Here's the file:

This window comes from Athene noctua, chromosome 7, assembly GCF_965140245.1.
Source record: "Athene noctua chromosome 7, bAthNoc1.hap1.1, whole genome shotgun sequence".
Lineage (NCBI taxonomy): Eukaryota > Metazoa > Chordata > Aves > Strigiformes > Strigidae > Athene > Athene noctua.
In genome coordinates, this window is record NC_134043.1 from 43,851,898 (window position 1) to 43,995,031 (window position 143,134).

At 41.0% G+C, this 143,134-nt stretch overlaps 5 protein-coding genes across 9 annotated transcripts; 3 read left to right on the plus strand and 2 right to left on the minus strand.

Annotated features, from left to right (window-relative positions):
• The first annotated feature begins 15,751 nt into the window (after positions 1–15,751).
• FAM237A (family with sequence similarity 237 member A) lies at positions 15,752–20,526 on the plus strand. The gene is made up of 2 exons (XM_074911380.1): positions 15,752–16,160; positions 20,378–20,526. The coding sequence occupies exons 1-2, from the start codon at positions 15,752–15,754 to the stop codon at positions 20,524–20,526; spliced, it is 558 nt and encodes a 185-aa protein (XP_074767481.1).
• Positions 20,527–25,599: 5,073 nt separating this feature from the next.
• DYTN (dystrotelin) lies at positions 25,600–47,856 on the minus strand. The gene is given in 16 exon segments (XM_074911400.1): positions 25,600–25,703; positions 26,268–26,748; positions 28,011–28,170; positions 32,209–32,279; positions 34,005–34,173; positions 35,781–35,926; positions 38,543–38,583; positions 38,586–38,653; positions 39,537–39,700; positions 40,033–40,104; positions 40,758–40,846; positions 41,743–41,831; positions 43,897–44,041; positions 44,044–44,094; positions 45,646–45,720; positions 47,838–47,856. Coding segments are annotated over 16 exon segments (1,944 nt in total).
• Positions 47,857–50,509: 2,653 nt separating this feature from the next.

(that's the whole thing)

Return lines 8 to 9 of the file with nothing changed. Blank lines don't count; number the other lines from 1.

• FAM237A (family with sequence similarity 237 member A) lies at positions 15,752–20,526 on the plus strand. The gene is made up of 2 exons (XM_074911380.1): positions 15,752–16,160; positions 20,378–20,526. The coding sequence occupies exons 1-2, from the start codon at positions 15,752–15,754 to the stop codon at positions 20,524–20,526; spliced, it is 558 nt and encodes a 185-aa protein (XP_074767481.1).
• Positions 20,527–25,599: 5,073 nt separating this feature from the next.